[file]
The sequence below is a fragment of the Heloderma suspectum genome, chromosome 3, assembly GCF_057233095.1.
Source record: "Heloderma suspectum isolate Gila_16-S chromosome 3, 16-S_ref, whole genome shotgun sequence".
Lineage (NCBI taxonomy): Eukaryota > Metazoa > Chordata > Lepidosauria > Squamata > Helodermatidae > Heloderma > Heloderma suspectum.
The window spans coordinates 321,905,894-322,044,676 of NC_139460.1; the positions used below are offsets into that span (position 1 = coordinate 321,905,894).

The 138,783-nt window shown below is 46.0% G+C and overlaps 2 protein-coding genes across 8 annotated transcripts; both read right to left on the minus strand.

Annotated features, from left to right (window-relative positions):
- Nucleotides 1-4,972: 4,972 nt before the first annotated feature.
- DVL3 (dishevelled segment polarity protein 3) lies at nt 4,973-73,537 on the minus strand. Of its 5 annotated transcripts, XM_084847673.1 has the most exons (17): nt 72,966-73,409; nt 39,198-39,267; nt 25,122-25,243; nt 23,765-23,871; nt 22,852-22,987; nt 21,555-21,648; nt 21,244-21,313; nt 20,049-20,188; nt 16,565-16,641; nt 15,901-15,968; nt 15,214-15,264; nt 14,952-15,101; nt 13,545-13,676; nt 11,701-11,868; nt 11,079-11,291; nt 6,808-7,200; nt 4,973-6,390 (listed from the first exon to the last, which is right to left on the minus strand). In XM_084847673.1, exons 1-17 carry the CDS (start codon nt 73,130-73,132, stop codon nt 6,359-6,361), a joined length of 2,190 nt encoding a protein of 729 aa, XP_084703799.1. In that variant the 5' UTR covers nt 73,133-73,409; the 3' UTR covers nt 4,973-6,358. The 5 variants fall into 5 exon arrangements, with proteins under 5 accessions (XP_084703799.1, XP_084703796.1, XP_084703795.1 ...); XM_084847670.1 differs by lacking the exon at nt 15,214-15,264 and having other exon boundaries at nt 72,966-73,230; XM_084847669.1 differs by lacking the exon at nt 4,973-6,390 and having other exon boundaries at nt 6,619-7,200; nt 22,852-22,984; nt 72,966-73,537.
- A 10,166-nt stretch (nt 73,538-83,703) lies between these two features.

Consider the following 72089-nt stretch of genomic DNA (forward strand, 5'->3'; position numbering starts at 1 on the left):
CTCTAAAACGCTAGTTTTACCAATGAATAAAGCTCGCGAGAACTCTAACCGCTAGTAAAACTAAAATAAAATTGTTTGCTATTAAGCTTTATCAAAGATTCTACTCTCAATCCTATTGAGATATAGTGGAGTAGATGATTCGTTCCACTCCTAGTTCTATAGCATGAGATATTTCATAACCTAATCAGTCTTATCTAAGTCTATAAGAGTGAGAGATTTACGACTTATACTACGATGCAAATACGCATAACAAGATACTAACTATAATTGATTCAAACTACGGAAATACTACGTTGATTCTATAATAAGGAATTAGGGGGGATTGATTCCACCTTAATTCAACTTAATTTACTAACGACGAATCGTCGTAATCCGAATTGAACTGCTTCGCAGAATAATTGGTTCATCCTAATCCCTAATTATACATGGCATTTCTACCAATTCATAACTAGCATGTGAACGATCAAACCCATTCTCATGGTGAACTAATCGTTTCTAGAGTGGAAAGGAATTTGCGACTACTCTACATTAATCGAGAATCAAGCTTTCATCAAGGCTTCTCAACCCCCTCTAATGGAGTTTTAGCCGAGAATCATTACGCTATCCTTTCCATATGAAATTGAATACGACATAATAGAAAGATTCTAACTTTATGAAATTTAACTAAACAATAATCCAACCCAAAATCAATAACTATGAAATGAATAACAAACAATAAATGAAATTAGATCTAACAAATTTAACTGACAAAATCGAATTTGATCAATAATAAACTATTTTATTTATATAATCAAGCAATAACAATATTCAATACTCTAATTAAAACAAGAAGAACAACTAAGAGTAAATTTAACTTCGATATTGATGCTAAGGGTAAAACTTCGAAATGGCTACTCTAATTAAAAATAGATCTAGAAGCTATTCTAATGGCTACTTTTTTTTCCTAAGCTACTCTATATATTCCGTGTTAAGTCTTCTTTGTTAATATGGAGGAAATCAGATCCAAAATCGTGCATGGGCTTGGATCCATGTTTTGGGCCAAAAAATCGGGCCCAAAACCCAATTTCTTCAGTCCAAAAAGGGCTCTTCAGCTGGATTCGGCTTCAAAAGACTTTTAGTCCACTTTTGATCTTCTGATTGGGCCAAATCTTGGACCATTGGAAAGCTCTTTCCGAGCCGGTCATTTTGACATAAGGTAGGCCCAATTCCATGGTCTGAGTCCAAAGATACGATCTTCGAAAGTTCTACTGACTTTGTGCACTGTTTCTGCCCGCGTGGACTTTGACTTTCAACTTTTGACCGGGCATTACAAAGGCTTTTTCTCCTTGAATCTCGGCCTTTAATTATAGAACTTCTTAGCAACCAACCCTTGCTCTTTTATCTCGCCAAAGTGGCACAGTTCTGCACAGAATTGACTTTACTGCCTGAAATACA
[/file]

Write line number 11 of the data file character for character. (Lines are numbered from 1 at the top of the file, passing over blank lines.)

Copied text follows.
CTCTAAAACGCTAGTTTTACCAATGAATAAAGCTCGCGAGAACTCTAACCGCTAGTAAAACTAAAATAAAATTGTTTGCTATTAAGCTTTATCAAAGATTCTACTCTCAATCCTATTGAGATATAGTGGAGTAGATGATTCGTTCCACTCCTAGTTCTATAGCATGAGATATTTCATAACCTAATCAGTCTTATCTAAGTCTATAAGAGTGAGAGATTTACGACTTATACTACGATGCAAATACGCATAACAAGATACTAACTATAATTGATTCAAACTACGGAAATACTACGTTGATTCTATAATAAGGAATTAGGGGGGATTGATTCCACCTTAATTCAACTTAATTTACTAACGACGAATCGTCGTAATCCGAATTGAACTGCTTCGCAGAATAATTGGTTCATCCTAATCCCTAATTATACATGGCATTTCTACCAATTCATAACTAGCATGTGAACGATCAAACCCATTCTCATGGTGAACTAATCGTTTCTAGAGTGGAAAGGAATTTGCGACTACTCTACATTAATCGAGAATCAAGCTTTCATCAAGGCTTCTCAACCCCCTCTAATGGAGTTTTAGCCGAGAATCATTACGCTATCCTTTCCATATGAAATTGAATACGACATAATAGAAAGATTCTAACTTTATGAAATTTAACTAAACAATAATCCAACCCAAAATCAATAACTATGAAATGAATAACAAACAATAAATGAAATTAGATCTAACAAATTTAACTGACAAAATCGAATTTGATCAATAATAAACTATTTTATTTATATAATCAAGCAATAACAATATTCAATACTCTAATTAAAACAAGAAGAACAACTAAGAGTAAATTTAACTTCGATATTGATGCTAAGGGTAAAACTTCGAAATGGCTACTCTAATTAAAAATAGATCTAGAAGCTATTCTAATGGCTACTTTTTTTTCCTAAGCTACTCTATATATTCCGTGTTAAGTCTTCTTTGTTAATATGGAGGAAATCAGATCCAAAATCGTGCATGGGCTTGGATCCATGTTTTGGGCCAAAAAATCGGGCCCAAAACCCAATTTCTTCAGTCCAAAAAGGGCTCTTCAGCTGGATTCGGCTTCAAAAGACTTTTAGTCCACTTTTGATCTTCTGATTGGGCCAAATCTTGGACCATTGGAAAGCTCTTTCCGAGCCGGTCATTTTGACATAAGGTAGGCCCAATTCCATGGTCTGAGTCCAAAGATACGATCTTCGAAAGTTCTACTGACTTTGTGCACTGTTTCTGCCCGCGTGGACTTTGACTTTCAACTTTTGACCGGGCATTACAAAGGCTTTTTCTCCTTGAATCTCGGCCTTTAATTATAGAACTTCTTAGCAACCAACCCTTGCTCTTTTATCTCGCCAAAGTGGCACAGTTCTGCACAGAATTGACTTTACTGCCTGAAATACA